The first club that jumps out is again Portsmouth. In my stats model they are actually 10th in the league! My first thought when I saw this is that there must be something seriously wrong with the model. That may be true, as I said I'm adjusting it, but there is good reason to think that Pompey are an average team instead of one of the worst. The main argument is that they are 7th best in both shot and shot-on-target differential. I was quite surprised to see that they have taken more shots than their opponents. They are averaging right around 1 more shot and shot-on-target per match than they allow. Given that they have been outscored by 14 goals in 20 matches, it's clear that something is going wrong in front of one or both goals. It is emphatically both. While it is likely the case that the shots they are taking are less dangerous and maybe they are allowing tremendous opportunities for their opponents, the Portsmouth midfielders shouldn't be too happy with their teammates. They are dead last in scoring percentage, putting in an impressively low 13.7% of their shots-on-target*. That is only about 60% of the league average which is 23.2%. At the other end they are only slightly better at second worst. They have allowed their opponents to score on 28.6% of the shots that make it on target. If shooting was about average for both sides in their matches, they would have a goal differential of +4, some 18 goals better than where they are now. To summarize their season thus far, Portsmouth have been put into such bad financial shape that they are struggling to pay their players, they've been both bad and very unlucky in front of goal at both ends and on top of that they are running really bad when it comes to getting league points for a team with their goal differential while their rivals in the relegation battle have been fortunate. Good times.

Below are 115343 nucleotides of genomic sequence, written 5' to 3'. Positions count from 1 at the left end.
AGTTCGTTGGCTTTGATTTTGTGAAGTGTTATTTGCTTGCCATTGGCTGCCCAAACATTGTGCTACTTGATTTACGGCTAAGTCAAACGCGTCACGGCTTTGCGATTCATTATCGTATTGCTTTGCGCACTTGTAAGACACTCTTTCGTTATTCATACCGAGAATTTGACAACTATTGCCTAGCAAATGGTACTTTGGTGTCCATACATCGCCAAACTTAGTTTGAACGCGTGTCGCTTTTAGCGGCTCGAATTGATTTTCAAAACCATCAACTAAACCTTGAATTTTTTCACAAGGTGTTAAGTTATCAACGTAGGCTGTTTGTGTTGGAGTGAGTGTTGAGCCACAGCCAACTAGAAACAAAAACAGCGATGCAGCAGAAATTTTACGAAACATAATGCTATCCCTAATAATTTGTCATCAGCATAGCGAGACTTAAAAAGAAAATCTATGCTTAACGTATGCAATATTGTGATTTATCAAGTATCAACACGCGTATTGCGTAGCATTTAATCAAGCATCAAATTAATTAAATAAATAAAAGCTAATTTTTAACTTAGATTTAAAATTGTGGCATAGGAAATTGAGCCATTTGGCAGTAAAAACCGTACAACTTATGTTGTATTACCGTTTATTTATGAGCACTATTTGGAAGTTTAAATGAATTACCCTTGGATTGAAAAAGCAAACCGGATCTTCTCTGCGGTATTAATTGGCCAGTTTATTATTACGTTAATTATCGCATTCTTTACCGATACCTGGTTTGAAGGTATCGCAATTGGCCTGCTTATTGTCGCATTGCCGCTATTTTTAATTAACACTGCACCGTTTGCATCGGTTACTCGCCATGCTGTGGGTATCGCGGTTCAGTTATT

Another interesting side is Wigan. They are 14th in the table, 12th if you go by points per match to account for the differences in number played. The model puts them 13th best so they are basically right around where they should be if you go by that. They have been nearly as bad as Portsmouth at both ends of the pitch. They are 18th best at converting shots-on-target into goals and the worst at shooting percentage against. Like Portsmouth, they have been some combination of very bad and really unlucky in front of both goals but unlike them Wigan have been fortunate in close matches. That all washes out and it looks like they are about where they should be. If they want to stay up though, they'll need better shooting and goalkeeping from Kirkland.